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Pittsburgh’s Jock Tax is Ruled Unconstitutional

Judge Rules Pittsburgh’s Facility Fee is a Violation of Pennsylvania’s Constitution and Prohibits the City from Collecting It

This past September Judge Christine Ward struck down a fee levied by the City of Pittsburgh against visiting professional athletes’ wages, calling the fee an unconstitutional tax under Pennsylvania law. The ruling marks the third major defeat against a jock tax over the past decade as in April of 2014 Tennessee voted to eliminate their special tax for professional athletes, while in May of 2015 the Ohio’s Supreme Court ruled that the City of Cleveland’s apportionment formula was unconstitutional.

What was at Issue?

In November of 2019, the Players’ Associations from the NFL, NHL, and MLB filed a lawsuit against the City of Pittsburgh claiming that the City’s Non-Resident Sports Facility Usage Fee is actually a tax. The lawsuit argued the “tax” unfairly proportions income and taxes non-resident athletes at a higher rate than those athletes who live in Pittsburgh.

Although the Non-Resident Sports Facility Usage Fee was originally implemented in 2005, two major changes were made by the City in 2017 that brought this issue to light. First, the onus of reporting this fee has shifted from only the team, to a shared responsibility between the team and the player, with the player now being held accountable for the tax if unpaid. Second, the city changed the apportionment of income to be taxed from a duty day formula to a game day allocation formula.

The lawsuit claims the “tax” is unconstitutional at both the State and Federal level and focuses on three arguments to support this claim:

  1. Although it is labeled as a facility usage fee, it is in fact a tax which is based on income.

  2. Non-resident athletes are taxed at a higher rate (3%) than resident athletes of Pittsburgh (1%)

  3. The City’s use of game day allocation to determine the tax does not accurately apportion the amount of income earned in the city


In order to apply Pennsylvania’s Uniformity Clause and prove that the fee was in direct violation of the Pennsylvania Constitution it needed to show: 1) the fee was in actuality a tax in nature and 2) the tax was not uniform between residents and nonresidents as well as uniform across occupations.

Judge Ward ruled that the Facility Fee was in clear violation of the Uniformity Clause of the Pennsylvania Constitution because:

  • The ‘fee’ was indeed a tax as it was an assessment against salaries and wages.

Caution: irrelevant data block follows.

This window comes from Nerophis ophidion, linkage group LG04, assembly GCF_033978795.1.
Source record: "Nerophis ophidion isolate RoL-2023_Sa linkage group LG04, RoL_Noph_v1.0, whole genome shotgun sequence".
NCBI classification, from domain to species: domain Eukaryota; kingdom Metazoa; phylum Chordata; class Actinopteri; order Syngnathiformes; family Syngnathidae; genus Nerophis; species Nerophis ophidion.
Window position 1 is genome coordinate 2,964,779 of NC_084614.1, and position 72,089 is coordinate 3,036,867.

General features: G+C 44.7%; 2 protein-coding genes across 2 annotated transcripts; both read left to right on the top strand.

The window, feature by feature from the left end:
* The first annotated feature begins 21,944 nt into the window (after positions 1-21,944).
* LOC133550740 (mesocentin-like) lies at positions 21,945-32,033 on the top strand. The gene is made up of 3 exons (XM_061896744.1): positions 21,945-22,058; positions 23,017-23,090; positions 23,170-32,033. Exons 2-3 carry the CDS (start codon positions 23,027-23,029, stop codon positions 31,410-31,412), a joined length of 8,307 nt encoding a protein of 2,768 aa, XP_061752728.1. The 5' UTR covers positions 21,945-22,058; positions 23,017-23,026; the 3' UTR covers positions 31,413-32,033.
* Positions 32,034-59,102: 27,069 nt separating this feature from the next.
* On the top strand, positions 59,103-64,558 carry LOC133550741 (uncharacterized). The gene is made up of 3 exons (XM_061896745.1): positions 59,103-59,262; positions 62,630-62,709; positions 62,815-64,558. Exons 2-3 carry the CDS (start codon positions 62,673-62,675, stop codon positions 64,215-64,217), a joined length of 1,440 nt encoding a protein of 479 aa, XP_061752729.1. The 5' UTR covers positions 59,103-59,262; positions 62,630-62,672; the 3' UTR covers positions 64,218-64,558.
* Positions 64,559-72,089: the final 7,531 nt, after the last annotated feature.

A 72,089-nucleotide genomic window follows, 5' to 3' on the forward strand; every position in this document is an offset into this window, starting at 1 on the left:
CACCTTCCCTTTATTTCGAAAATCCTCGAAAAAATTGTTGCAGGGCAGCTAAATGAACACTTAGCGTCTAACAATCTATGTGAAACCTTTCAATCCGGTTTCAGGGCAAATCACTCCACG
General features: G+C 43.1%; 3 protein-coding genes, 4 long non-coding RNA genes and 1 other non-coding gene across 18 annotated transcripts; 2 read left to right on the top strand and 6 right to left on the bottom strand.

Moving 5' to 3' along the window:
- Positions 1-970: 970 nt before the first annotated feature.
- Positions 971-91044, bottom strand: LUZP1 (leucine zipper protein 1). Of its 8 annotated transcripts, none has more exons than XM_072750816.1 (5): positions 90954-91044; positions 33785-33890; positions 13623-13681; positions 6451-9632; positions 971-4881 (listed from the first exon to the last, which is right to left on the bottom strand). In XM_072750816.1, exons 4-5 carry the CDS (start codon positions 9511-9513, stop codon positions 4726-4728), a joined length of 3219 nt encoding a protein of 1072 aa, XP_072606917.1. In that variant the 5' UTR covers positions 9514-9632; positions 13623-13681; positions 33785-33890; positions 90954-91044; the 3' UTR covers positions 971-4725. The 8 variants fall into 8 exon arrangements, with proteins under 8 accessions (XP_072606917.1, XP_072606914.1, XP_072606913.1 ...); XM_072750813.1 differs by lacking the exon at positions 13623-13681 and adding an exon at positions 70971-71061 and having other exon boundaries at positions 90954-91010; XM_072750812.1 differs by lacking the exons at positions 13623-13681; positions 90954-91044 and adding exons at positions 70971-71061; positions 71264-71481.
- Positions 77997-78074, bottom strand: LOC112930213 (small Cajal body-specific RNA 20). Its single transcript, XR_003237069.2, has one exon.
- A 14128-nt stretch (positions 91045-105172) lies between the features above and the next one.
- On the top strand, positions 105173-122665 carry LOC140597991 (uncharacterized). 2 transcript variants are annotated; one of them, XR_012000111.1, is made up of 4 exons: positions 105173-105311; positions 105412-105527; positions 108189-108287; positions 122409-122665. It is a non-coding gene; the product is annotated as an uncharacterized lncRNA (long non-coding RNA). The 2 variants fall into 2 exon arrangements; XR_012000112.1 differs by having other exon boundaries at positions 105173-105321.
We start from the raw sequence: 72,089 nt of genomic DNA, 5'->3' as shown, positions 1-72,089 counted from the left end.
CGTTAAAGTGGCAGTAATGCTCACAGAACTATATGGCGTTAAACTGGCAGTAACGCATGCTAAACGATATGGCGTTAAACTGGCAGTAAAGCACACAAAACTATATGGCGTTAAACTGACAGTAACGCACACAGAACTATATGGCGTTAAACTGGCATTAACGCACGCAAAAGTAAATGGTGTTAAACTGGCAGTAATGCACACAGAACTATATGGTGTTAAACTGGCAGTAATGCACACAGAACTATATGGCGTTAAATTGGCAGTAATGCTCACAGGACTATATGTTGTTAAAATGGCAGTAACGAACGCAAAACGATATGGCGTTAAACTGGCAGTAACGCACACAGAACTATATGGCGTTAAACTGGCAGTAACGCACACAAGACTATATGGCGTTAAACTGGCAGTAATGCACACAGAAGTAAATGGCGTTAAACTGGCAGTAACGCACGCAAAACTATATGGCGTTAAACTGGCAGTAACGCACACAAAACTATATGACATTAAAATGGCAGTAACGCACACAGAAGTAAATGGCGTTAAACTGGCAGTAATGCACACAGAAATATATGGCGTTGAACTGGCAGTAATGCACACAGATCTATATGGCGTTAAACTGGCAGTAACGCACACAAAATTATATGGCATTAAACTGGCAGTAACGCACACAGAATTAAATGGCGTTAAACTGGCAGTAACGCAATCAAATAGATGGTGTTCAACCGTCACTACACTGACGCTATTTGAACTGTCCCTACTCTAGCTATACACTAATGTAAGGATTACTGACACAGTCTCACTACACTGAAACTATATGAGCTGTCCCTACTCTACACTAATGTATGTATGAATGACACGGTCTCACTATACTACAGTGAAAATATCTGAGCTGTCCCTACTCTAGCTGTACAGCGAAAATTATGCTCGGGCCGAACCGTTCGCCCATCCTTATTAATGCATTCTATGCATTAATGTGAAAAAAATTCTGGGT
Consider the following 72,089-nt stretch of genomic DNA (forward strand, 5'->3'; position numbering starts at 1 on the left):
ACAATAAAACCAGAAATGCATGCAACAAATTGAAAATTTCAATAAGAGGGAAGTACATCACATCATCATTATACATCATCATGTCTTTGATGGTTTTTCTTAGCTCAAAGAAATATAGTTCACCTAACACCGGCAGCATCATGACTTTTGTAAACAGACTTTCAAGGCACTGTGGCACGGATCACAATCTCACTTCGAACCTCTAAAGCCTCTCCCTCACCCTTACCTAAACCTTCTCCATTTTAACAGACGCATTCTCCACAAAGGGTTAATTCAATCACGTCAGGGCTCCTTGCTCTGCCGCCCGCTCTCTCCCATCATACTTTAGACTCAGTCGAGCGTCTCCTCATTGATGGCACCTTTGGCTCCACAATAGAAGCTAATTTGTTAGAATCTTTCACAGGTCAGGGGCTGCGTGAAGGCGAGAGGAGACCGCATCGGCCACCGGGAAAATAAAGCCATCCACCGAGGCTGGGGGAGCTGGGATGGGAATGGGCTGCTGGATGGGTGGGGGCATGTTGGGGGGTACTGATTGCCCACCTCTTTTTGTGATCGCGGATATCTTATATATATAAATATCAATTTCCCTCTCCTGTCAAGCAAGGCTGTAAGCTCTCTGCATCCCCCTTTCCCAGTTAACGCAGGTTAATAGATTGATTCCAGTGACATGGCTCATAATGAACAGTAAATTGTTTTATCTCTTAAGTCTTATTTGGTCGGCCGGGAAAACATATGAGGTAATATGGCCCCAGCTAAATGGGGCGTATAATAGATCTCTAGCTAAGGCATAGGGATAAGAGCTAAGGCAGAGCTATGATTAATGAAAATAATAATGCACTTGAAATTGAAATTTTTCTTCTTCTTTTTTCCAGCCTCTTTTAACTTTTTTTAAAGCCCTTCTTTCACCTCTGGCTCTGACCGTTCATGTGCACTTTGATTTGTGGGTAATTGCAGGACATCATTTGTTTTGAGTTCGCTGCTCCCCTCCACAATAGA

• The tax not only was discriminatory across residents and nonresidents it also was unequal across the same profession.

What is Next?

Most important, the court issued an injunction that, among other things, prohibits further collection of the tax. Pittsburgh has the right to appeal, and that could take many months, if not a year or more. The City of Pittsburgh may also ask the appellate court to allow it to continue to collect the tax while the appeal is pending. As of right now, the City can no longer collect the tax.

If the decision stands, players may be entitled to refunds of some Jock Tax payments they previously made to the city. If it is determined that an individual played any games in the city of Pittsburgh, they would need to check with their team to see if the team paid the “tax” on their players’ behalf. If the team did not pay it on their players’ behalf, it is likely the “tax” was deducted from their player’s paycheck.

If the tax was deducted from the players’ paychecks, they are entitled to claim a refund for the difference in tax paid. In order to do this, a petition would need to be filed along with the W-2 statement, a year-end pay stub, and a letter from the team with all or any of the three indicating the amount of Facility Usage Fee paid to Pittsburgh.


Pittsburgh represents the third jurisdiction over the past decade to have their jock tax proven to be found unconstitutional, following Cleveland and Tennessee. At the heart of all three arguments is uniformity and apportionment. Not all jock taxes are illegal. However, if a tax is found to be arbitrary or unfairly apportioned into a state or city, athletes have rights to challenge it. So far, athletes are undefeated in their challenges.

AFP Consulting has already taken the necessary steps for our clients to obtain any potential refund they are entitled. If you believe you are impacted by this lawsuit and would like additional information, please don’t hesitate to contact our office to discuss your options.

#SportsFacilityUsageFee #NHL #MLB #NFL #jocktax #Pittsburgh

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